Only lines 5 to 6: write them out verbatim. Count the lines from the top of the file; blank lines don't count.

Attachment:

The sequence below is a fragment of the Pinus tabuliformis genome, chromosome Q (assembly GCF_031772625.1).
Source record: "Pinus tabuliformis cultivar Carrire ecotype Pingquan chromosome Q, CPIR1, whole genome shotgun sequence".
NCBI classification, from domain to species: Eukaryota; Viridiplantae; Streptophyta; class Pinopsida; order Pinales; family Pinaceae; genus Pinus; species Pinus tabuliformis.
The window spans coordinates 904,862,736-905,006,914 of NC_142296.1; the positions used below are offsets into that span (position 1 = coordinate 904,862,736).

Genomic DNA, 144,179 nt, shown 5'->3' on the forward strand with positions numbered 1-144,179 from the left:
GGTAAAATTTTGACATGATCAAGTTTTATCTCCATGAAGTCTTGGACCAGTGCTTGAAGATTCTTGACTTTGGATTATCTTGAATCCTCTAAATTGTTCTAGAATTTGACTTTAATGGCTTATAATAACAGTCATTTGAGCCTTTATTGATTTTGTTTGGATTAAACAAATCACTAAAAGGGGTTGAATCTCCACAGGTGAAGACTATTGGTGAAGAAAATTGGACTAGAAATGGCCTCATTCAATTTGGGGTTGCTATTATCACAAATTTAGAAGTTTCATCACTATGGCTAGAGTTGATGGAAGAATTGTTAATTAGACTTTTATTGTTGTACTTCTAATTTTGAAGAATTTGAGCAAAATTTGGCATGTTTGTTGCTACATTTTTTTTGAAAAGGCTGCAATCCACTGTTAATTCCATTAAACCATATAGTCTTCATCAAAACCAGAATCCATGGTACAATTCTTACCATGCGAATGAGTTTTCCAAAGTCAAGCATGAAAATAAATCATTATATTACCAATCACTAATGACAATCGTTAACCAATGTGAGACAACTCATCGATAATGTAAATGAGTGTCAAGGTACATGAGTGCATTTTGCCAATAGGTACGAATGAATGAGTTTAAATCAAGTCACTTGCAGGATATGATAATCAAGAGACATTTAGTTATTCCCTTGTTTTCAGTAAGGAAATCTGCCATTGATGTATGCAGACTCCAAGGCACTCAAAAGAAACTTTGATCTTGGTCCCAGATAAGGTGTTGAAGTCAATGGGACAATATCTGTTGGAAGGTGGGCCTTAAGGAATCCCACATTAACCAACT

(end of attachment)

Genomic DNA, 144,179 nt, shown 5'->3' on the forward strand with positions numbered 1-144,179 from the left:
GGTAAAATTTTGACATGATCAAGTTTTATCTCCATGAAGTCTTGGACCAGTGCTTGAAGATTCTTGACTTTGGATTATCTTGAATCCTCTAAATTGTTCTAGAATTTGACTTTAATGGCTTATAATAACAGTCATTTGAGCCTTTATTGATTTTGTTTGGATTAAACAAATCACTAAAAGGGGTTGAATCTCCACAGGTGAAGACTATTGGTGAAGAAAATTGGACTAGAAATGGCCTCATTCAATTTGGGGTTGCTATTATCACAAATTTAGAAGTTTCATCACTATGGCTAGAGTTGATGGAAGAATTGTTAATTAGACTTTTATTGTTGTACTTCTAATTTTGAAGAATTTGAGCAAAATTTGGCATGTTTGTTGCTACATTTTTTTTGAAAAGGCTGCAATCCACTGTTAATTCCATTAAACCATATAGTCTTCATCAAAACCAGAATCCATGGTACAATTCTTACCATGCGAATGAGTTTTCCAAAGTCAAGCATGAAAATAAATCATTATATTACCAATCACTAATGACAATCGTTAACCAATGTGAGACAACTCATCGATAATGTAAATGAGTGTCAAGGTACATGAGTGCATTTTGCCAATAGGTACGAATGAATGAGTTTAAATCAAGTCACTTGCAGGATATGATAATCAAGAGACATTTAGTTATTCCCTTGTTTTCAGTAAGGAAATCTGCCATTGATGTATGCAGACTCCAAGGCACTCAAAAGAAACTTTGATCTTGGTCCCAGATAAGGTGTTGAAGTCAATGGGACAATATCTGTTGGAAGGTGGGCCTTAAGGAATCCCACATTAACCAACT